Something obviously needs to change and your family need to start to appreciate you.
Go on strike for a month lol, then they will see how much they all rely on you.

sweetpud Thu 07-Nov-13 10:23:34

Thank you for your replies and advice and I have to say I agree with some of the points made.
I have been awake since very early this morning, going over lots of things and I reckon if I were to leave here then I honestly don't think I would be missed too much.

Apart from the picking up, tidying and washing, I think DH and DS wouldn't miss me much, after all there would be no moaning, nagging, or negative opinions ( thats because I usually predict when things are not going to go well, but then usually I am proved right in the end).

They can both cook, so wouldn't starve, DH doesn't like to go out so he could sit happily in his chair each night with the TV remote, and a glass of vodka in hand. He would easily get by without any intimacy, he would just go on his laptop, after all our sex life went down the pan a bit when DS moved back home, and DH has never been bothered by our lack of sex as long as he can still get a bit of relief, he can just fantasize about other women.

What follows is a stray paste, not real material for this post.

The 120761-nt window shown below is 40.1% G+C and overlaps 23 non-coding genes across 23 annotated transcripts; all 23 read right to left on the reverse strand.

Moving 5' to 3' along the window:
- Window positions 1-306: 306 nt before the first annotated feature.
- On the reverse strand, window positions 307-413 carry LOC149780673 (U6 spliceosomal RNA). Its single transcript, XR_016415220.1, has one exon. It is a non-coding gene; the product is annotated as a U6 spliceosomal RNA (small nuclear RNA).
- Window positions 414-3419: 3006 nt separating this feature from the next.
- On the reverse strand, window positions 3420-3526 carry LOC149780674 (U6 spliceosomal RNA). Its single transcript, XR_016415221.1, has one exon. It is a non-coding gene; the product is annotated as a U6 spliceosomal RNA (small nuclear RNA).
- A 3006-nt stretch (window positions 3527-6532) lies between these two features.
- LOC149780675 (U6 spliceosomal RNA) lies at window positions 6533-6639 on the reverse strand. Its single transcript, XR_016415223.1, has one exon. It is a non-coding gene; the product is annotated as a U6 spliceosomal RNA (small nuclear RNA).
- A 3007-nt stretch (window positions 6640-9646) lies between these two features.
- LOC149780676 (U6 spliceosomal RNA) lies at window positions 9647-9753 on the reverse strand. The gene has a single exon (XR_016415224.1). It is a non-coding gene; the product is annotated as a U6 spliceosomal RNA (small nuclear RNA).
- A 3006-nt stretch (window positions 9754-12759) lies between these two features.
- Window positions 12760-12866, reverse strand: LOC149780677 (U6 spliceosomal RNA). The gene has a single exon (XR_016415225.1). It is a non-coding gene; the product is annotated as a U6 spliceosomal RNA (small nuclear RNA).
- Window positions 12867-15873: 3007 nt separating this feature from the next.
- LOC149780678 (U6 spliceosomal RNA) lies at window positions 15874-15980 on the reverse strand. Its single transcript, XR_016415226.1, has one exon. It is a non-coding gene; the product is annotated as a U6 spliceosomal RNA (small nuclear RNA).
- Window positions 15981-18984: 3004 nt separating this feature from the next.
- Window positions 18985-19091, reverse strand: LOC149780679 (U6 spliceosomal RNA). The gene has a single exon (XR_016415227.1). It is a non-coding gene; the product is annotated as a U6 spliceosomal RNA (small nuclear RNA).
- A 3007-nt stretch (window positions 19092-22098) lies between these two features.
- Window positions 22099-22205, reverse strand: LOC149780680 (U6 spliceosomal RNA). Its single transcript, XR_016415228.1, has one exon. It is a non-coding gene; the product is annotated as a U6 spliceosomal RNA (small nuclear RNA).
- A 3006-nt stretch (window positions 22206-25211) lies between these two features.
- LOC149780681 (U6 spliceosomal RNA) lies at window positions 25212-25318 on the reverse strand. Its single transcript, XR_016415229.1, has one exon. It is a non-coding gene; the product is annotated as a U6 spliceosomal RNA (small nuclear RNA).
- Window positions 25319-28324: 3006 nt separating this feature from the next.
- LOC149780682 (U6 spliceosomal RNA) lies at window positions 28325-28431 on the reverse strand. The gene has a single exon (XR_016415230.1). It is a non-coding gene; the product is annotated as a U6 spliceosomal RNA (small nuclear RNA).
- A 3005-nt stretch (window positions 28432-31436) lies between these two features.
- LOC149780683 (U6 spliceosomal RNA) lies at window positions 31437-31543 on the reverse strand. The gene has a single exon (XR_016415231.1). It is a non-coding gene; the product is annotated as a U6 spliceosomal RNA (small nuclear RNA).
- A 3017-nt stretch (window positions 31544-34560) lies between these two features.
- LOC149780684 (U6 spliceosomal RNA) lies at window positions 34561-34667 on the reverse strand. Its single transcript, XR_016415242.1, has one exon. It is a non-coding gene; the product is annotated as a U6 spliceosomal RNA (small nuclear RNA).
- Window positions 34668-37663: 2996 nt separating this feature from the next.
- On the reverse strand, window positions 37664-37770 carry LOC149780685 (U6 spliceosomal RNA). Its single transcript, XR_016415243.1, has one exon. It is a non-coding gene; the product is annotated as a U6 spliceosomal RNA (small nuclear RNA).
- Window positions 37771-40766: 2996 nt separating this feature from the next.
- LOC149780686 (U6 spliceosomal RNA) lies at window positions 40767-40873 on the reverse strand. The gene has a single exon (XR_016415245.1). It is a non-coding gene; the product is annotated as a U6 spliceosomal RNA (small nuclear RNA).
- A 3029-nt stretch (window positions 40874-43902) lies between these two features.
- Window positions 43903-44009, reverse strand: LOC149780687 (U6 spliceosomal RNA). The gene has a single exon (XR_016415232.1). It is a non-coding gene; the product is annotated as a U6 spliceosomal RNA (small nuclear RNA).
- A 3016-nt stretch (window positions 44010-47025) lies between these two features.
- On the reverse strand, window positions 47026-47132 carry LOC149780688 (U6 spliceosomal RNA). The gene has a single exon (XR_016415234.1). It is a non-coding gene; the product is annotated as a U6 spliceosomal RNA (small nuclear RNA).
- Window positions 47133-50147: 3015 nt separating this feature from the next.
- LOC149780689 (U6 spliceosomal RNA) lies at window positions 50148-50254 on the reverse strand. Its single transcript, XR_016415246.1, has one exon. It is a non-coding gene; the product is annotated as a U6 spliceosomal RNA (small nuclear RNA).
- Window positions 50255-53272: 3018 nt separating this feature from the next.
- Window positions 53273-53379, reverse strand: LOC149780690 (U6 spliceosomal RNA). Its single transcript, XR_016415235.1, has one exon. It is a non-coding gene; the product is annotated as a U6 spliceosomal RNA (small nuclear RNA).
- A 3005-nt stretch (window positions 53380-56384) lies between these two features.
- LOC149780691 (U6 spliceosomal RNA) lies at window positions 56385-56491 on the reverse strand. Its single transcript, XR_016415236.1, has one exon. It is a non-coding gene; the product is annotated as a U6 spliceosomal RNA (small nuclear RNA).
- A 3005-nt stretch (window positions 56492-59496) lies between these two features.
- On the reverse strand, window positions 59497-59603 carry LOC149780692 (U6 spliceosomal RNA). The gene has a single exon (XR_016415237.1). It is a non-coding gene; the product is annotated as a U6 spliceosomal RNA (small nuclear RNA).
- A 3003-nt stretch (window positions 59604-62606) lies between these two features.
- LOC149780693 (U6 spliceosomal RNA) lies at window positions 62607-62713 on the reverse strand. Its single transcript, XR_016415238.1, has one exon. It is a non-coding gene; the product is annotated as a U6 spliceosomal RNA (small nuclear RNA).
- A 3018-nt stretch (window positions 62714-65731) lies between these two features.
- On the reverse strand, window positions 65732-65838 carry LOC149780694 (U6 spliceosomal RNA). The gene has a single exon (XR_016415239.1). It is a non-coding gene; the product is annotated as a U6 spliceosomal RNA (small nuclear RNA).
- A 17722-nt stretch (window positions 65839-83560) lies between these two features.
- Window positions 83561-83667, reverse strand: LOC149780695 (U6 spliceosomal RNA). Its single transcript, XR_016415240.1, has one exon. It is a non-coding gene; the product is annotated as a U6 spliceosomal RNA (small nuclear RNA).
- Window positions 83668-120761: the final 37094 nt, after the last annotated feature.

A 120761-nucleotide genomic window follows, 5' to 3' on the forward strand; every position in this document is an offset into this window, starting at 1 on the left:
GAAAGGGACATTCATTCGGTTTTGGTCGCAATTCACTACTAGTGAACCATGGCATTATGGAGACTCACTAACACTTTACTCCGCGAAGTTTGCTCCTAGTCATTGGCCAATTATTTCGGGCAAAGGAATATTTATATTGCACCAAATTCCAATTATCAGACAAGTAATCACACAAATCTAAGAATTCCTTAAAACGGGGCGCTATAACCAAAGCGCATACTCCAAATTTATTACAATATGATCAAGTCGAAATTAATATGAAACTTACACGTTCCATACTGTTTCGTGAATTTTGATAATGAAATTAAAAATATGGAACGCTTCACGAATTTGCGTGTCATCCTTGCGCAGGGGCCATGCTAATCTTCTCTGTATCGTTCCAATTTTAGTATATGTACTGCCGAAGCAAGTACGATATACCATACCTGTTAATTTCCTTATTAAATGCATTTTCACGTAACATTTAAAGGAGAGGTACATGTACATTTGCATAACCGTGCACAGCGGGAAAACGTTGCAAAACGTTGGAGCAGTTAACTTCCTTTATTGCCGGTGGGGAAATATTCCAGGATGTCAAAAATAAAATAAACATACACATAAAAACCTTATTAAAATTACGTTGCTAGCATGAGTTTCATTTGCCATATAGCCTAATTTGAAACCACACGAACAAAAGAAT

The other night I mentioned to DH that he needed to keep an eye on his drinking, and he went up like a bottle of pop! Straight away on the defensive, typical behaviour of someone who has a problem with the drink.
How do I say to DH that I wonder why I'm here sometimes, and then mention to him some of what I have written here? He will either go on the defensive, turn it all around or ask me what I want to do then?

CogitoErgoSometimes Thu 07-Nov-13 10:59:08